Libya’s Haftar returns home determined and ‘in good health’

Field-Marshal Khalifa Haftar was greeted with great fanfare on his return.
Friday 27/04/2018
Libya’s Field-Marshal Khalifa Haftar in the eastern city of Tobruk. (AFP)
Libya’s Field-Marshal Khalifa Haftar in the eastern city of Tobruk. (AFP)

TUNIS - Libya’s eastern strongman, Field-Marshal Khalifa Haftar, was greeted with great fanfare on his return April 26 to Benghazi after a prolonged stay abroad.

Haftar, who was rumoured to have been gravely ill during a 2-week stay in Paris, assured supporters about his fitness and resolved that his Libyan National Army (LNA) would lead the country to peace and prosperity.

“I’m in good health, contrary to what the others said and imagined,” said Haftar. “I should be addressing you standing up but I am obliged to do so sitting down,” he joked when a chair was brought for him.

Haftar, 75, had been in Paris receiving treatment for an unspecified medical issue before travelling to Cairo for talks. Unconfirmed reports from by Haftar’s Islamist opponents fuelled speculation that he was in critical condition or had died, prompting concerns of a power struggle in eastern Libya.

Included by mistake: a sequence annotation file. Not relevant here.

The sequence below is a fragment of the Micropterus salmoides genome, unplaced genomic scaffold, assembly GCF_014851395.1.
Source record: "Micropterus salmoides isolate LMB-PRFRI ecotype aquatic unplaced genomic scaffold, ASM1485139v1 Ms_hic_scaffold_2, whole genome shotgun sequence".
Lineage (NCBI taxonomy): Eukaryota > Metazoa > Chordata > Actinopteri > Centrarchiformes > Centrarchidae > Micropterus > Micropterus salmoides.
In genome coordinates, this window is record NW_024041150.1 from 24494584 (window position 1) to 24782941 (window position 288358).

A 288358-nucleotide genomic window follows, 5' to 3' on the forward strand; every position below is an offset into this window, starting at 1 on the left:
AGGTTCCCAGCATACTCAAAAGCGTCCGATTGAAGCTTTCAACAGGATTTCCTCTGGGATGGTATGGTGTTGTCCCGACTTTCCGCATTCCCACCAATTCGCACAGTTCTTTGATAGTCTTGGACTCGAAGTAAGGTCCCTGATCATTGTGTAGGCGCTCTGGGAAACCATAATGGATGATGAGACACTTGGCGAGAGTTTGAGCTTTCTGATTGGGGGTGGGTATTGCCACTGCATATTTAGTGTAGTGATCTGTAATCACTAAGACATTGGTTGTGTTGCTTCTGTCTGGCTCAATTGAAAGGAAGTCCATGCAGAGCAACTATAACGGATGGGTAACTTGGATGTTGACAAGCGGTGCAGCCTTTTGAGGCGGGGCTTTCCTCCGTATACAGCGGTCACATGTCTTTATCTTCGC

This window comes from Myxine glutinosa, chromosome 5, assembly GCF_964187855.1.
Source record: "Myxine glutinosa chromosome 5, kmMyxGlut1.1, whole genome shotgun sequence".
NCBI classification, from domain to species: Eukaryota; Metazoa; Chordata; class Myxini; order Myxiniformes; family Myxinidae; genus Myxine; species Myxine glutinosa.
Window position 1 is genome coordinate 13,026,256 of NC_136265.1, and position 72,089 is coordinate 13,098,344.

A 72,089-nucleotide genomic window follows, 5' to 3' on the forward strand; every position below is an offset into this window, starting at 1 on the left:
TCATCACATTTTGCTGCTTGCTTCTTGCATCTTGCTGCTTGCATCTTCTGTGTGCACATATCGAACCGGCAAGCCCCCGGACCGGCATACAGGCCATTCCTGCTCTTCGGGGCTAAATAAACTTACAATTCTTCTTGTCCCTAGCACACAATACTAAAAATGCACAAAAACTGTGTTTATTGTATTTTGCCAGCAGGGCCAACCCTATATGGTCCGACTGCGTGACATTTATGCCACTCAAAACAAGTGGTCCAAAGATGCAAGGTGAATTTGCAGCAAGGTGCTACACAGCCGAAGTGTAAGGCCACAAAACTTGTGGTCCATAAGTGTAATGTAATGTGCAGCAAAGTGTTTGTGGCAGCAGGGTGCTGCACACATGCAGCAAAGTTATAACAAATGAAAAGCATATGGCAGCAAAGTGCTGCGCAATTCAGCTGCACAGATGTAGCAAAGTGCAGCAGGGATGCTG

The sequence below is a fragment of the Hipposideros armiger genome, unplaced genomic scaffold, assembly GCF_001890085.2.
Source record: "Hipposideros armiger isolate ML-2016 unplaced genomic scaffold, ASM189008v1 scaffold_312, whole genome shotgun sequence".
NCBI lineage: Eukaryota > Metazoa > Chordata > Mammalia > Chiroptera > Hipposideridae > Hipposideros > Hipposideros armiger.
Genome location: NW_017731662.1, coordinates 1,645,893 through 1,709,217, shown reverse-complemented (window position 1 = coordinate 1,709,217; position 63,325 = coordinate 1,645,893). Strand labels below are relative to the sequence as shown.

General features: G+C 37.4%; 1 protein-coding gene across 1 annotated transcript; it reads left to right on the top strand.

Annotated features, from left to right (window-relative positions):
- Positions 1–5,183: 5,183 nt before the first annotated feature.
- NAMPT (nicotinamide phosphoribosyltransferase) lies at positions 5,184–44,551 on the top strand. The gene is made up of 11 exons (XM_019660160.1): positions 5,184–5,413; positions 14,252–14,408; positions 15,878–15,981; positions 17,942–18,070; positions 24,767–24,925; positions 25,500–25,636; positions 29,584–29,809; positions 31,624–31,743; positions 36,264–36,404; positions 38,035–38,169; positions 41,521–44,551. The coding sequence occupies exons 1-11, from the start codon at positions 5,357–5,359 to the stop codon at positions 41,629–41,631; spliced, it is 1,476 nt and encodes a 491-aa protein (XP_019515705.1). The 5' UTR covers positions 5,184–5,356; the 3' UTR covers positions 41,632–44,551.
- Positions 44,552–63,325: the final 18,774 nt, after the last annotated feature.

'Rumours' about Haftar's health

“I won’t respond to those promoting rumours about my health, and you are not responsible for them, but there are those who will answer for them in the appropriate way,” Haftar said to military and tribal leaders gathered to greet him.

Analysts said Haftar’s absence and the anxiety it wrought indicated he has yet to build an army establishment that can outlive his leadership and that tribal and ideological fractures remain among his allies.

There were concerns that conflict was brewing when Haftar’s chief of staff, Major-General Abdelrazak al-Nadhuri, was the target of an assassination attempt during the field-marshal’s absence.

Nadhuri, the most senior officer in the LNA, escaped unharmed from a car bombing in the Sidi Khalifa district of Benghazi. He blamed the attack, which killed one civilian and injured another, on “terrorist elements.”

Ninth strongest army in Africa 

Haftar assured that the LNA had “not been infiltrated during this strange ordeal” and praised his officers for remaining “steadfast” and “resolute.”

The LNA, he vowed, would fulfil Libyans’ yearnings for a “modern life.”

“You have to trust your army because they will lead you to reach what you hope in a short period of time… a better life,” Haftar said, noting that the army had been ranked as the ninth strongest in the continent for four years.

“I believe that God gave us this vast land with such huge resources… because He wishes for Libyans to live a happy life in this land one day,” Haftar added. “That day is nearing.”